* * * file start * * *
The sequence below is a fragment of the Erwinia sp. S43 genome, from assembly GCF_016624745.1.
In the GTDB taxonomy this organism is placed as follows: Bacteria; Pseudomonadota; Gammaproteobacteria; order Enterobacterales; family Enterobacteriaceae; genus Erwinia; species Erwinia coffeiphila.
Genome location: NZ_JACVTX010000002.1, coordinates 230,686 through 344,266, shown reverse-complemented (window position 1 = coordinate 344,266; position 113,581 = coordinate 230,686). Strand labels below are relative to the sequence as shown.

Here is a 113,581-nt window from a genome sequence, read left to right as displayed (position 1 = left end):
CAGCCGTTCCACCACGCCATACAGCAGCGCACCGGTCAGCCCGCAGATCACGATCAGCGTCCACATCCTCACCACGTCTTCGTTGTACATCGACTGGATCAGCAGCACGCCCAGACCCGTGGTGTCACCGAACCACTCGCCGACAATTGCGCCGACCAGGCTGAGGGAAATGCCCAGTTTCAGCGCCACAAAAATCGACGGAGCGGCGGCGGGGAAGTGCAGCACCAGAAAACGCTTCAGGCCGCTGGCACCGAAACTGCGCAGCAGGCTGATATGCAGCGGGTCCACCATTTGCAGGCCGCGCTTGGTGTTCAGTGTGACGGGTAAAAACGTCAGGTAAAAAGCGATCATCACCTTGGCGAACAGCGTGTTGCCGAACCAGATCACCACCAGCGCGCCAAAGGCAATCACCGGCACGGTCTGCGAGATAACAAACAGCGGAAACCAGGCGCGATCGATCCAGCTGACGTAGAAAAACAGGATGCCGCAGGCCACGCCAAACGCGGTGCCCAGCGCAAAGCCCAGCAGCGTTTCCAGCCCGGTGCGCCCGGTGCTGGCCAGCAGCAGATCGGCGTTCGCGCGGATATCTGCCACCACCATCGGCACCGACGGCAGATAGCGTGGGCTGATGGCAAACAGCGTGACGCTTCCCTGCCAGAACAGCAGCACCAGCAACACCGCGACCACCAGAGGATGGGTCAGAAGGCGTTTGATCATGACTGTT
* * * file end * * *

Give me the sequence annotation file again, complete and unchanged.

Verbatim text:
The sequence below is a fragment of the Erwinia sp. S43 genome, from assembly GCF_016624745.1.
In the GTDB taxonomy this organism is placed as follows: Bacteria; Pseudomonadota; Gammaproteobacteria; order Enterobacterales; family Enterobacteriaceae; genus Erwinia; species Erwinia coffeiphila.
Genome location: NZ_JACVTX010000002.1, coordinates 230,686 through 344,266, shown reverse-complemented (window position 1 = coordinate 344,266; position 113,581 = coordinate 230,686). Strand labels below are relative to the sequence as shown.

Here is a 113,581-nt window from a genome sequence, read left to right as displayed (position 1 = left end):
CAGCCGTTCCACCACGCCATACAGCAGCGCACCGGTCAGCCCGCAGATCACGATCAGCGTCCACATCCTCACCACGTCTTCGTTGTACATCGACTGGATCAGCAGCACGCCCAGACCCGTGGTGTCACCGAACCACTCGCCGACAATTGCGCCGACCAGGCTGAGGGAAATGCCCAGTTTCAGCGCCACAAAAATCGACGGAGCGGCGGCGGGGAAGTGCAGCACCAGAAAACGCTTCAGGCCGCTGGCACCGAAACTGCGCAGCAGGCTGATATGCAGCGGGTCCACCATTTGCAGGCCGCGCTTGGTGTTCAGTGTGACGGGTAAAAACGTCAGGTAAAAAGCGATCATCACCTTGGCGAACAGCGTGTTGCCGAACCAGATCACCACCAGCGCGCCAAAGGCAATCACCGGCACGGTCTGCGAGATAACAAACAGCGGAAACCAGGCGCGATCGATCCAGCTGACGTAGAAAAACAGGATGCCGCAGGCCACGCCAAACGCGGTGCCCAGCGCAAAGCCCAGCAGCGTTTCCAGCCCGGTGCGCCCGGTGCTGGCCAGCAGCAGATCGGCGTTCGCGCGGATATCTGCCACCACCATCGGCACCGACGGCAGATAGCGTGGGCTGATGGCAAACAGCGTGACGCTTCCCTGCCAGAACAGCAGCACCAGCAACACCGCGACCACCAGAGGATGGGTCAGAAGGCGTTTGATCATGACTGTT